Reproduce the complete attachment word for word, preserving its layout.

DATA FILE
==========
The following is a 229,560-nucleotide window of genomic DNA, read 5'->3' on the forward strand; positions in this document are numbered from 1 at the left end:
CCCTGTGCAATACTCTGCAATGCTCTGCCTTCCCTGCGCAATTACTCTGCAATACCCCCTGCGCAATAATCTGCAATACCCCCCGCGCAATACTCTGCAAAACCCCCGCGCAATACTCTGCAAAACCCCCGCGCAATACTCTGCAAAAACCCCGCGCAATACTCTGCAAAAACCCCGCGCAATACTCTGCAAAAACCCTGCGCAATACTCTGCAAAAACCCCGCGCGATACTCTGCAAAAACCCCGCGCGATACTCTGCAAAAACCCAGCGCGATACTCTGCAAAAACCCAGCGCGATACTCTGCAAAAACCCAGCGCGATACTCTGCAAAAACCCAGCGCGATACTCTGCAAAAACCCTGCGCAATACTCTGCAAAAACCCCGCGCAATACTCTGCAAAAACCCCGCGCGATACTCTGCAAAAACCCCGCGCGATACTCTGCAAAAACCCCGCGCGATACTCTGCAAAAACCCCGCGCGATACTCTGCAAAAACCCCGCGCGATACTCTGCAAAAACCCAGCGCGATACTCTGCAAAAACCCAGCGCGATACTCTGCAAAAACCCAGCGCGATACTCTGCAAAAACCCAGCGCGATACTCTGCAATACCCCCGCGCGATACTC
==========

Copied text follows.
The following is a 229,560-nucleotide window of genomic DNA, read 5'->3' on the forward strand; positions in this document are numbered from 1 at the left end:
CCCTGTGCAATACTCTGCAATGCTCTGCCTTCCCTGCGCAATTACTCTGCAATACCCCCTGCGCAATAATCTGCAATACCCCCCGCGCAATACTCTGCAAAACCCCCGCGCAATACTCTGCAAAACCCCCGCGCAATACTCTGCAAAAACCCCGCGCAATACTCTGCAAAAACCCCGCGCAATACTCTGCAAAAACCCTGCGCAATACTCTGCAAAAACCCCGCGCGATACTCTGCAAAAACCCCGCGCGATACTCTGCAAAAACCCAGCGCGATACTCTGCAAAAACCCAGCGCGATACTCTGCAAAAACCCAGCGCGATACTCTGCAAAAACCCAGCGCGATACTCTGCAAAAACCCTGCGCAATACTCTGCAAAAACCCCGCGCAATACTCTGCAAAAACCCCGCGCGATACTCTGCAAAAACCCCGCGCGATACTCTGCAAAAACCCCGCGCGATACTCTGCAAAAACCCCGCGCGATACTCTGCAAAAACCCCGCGCGATACTCTGCAAAAACCCAGCGCGATACTCTGCAAAAACCCAGCGCGATACTCTGCAAAAACCCAGCGCGATACTCTGCAAAAACCCAGCGCGATACTCTGCAATACCCCCGCGCGATACTC